Imagine you are travelling with The Miller Brothers 101 Ranch Real Wild West Show in Europe in 1914. You are from Oklahoma, completely dependent on the show for your meals, lodging and return ticket home. Now imagine war breaks out. Remember it's 1914 and you have no phones, no airplanes, no ATM's, no credit cards, all trans-Atlantic ships have ceased operations, and the banks are closed. And your Show troop along with an estimated 120,000 Americans are all trying to leave. It happened. This is just one story of one group of stranded Americans. But it's a doozy! The book "Tante Daisy" has a great story about George White Eagle (pictured above left) who marries a Brit in London to be able to bring his new wife and her son back to America. Daisy helps organize an impromptu wedding reception Read how the other Americans got home here.
The Daily Mirror (London), May 27, 1914:
“... at Shepherd’s Bush is the performance which is being given twice daily in the Stadium by The 101 Ranch Real Wild West.’ This representation of life in the prairies is a wonderful spectacle and one which is wholly new to Londoners, and every one of the performers was born and reared on the 101 Ranch, from which the show takes its name."
Now, despite the fact the "Wild West" as depicted did not exist in 1914, or ever, outside of these shows, and leaving aside the narrow thinking of the time and egregious stereotypes, imagine you're Daisy or another ARC volunteer and someone dressed as an American Indian, and identifying himself as such, approaches your relief desk to get help to go home.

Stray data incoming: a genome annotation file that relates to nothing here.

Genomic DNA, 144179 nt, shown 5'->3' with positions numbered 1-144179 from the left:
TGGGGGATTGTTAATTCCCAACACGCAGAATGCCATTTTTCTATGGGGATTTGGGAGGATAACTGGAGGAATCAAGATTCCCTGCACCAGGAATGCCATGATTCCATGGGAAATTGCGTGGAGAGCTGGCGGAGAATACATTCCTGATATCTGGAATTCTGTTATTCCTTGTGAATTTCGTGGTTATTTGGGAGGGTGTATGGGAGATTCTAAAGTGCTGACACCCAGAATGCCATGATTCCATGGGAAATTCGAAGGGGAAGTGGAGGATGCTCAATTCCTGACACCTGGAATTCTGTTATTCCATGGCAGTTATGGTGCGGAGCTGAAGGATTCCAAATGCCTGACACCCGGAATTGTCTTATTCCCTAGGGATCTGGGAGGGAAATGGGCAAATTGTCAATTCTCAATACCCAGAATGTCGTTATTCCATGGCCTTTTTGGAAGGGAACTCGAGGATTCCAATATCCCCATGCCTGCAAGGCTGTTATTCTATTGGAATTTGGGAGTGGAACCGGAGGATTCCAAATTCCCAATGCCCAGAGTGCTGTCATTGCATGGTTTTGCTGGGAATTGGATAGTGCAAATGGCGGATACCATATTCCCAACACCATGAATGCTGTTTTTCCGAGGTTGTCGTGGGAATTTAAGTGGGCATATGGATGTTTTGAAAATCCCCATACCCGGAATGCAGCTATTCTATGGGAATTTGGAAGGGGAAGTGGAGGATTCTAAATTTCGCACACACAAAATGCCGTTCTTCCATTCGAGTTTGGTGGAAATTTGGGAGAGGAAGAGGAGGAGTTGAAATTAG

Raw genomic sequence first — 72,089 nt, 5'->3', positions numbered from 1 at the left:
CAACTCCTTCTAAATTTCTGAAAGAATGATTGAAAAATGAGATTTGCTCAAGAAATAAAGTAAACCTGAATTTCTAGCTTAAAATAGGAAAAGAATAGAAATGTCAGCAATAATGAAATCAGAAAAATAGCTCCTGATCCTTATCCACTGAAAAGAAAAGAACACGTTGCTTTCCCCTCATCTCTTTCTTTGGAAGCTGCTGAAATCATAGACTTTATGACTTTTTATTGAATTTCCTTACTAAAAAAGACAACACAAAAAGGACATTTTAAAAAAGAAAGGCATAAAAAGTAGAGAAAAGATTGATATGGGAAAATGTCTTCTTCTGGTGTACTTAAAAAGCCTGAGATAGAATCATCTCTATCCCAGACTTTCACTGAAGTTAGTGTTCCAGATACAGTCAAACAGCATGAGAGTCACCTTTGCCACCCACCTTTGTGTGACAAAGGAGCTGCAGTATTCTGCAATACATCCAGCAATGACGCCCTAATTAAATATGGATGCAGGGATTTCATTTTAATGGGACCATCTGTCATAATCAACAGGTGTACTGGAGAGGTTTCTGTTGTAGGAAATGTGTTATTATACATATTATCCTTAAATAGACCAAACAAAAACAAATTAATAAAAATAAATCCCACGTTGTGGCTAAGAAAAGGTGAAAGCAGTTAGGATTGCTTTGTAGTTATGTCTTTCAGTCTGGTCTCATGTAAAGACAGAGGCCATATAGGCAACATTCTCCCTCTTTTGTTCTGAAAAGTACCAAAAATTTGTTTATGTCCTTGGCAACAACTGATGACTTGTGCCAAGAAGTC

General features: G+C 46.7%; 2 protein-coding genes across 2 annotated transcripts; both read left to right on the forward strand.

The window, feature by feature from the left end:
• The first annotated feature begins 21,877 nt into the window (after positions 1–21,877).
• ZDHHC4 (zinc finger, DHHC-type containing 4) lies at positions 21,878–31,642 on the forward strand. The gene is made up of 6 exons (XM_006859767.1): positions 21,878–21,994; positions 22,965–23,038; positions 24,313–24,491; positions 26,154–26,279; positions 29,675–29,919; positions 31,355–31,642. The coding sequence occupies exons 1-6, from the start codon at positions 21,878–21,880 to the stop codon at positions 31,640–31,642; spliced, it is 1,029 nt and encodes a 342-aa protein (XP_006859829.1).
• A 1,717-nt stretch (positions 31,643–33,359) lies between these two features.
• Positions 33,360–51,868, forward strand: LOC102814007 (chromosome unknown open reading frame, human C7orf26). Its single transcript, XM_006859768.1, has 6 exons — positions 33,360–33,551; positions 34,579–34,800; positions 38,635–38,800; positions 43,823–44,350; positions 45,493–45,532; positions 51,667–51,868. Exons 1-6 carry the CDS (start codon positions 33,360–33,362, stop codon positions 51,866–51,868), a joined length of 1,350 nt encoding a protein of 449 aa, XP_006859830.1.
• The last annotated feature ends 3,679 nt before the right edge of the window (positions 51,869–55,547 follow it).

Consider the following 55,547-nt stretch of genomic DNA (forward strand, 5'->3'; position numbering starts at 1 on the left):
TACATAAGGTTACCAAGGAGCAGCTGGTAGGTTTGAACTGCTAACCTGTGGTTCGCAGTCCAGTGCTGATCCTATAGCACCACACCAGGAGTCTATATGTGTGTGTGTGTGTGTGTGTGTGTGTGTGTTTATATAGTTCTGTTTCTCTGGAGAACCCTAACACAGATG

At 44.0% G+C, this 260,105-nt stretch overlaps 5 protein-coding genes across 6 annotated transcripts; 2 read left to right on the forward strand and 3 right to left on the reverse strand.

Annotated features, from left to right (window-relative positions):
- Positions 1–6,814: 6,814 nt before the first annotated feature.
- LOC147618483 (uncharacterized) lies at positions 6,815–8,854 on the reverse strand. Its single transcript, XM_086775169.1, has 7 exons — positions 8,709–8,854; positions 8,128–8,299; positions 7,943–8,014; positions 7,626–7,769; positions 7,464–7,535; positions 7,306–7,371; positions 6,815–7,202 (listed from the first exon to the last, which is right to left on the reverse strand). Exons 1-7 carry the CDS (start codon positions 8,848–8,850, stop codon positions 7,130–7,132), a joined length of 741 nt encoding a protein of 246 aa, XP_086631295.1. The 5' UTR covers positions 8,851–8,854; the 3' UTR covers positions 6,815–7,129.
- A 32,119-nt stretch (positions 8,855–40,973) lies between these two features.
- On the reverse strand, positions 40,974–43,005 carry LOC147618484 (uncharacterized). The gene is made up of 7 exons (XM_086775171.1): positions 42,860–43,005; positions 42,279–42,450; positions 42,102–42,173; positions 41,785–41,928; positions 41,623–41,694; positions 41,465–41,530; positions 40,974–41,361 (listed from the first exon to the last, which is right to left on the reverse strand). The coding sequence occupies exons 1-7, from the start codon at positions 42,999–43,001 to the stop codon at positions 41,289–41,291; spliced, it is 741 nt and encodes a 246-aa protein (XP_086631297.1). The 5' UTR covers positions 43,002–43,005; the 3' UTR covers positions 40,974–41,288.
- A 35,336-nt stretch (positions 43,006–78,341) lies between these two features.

The Troop was having great success in their London run.
The Daily Citizen (London), July 11, 1914:
“The Indians, who were gay with fresh paint—ready to take the “war-path” in the arena—aroused much interest, as did the cowboys, Mexicans, vaqueros, and bucking broncos, but the great attraction was the cowgirls from the western prairies.
Queen Alexandra yesterday afternoon paid a visit ... In four motor-cars her Majesty and the party by whom she was accompanied set out from Marlborough House shortly after three o’clock. In the first car were Queen Alexandra herself and the Empress Marie of Russia, ...her Majesty thoroughly enjoyed the performance. More than that, Queen Alexandra took so many snapshots during the entertainment that her camera had to be replenished with a fresh spool of films; ..."
And then... not a month later on August 4, war was declared. The show was forced to tender all the show livestock to Great Britain for war purposes. Following is a copy of the Order of the British Government:
National Emergency. Impressment Order under Section 115 of the Army Act.
To Zack T. Miller, 68 Holland Rd. W.
His Majesty, having declared that a national emergency has arisen, the horses and vehicles of the 101 Ranch Show are to be impressed for the public service, if found fit (in accordance with Section 115 of the Army Act), and will be paid for on the spot at the market value to be settled by the purchasing officer. Should you not accept the price paid as fair value, you have the right to appeal to the County Court (in Scotland the Sheriff’s Court), but you must not hinder the delivery of the horses and vehicles, etc. The purchasing officer may claim to purchase such harness and stable gear as he may require with the horse or vehicle.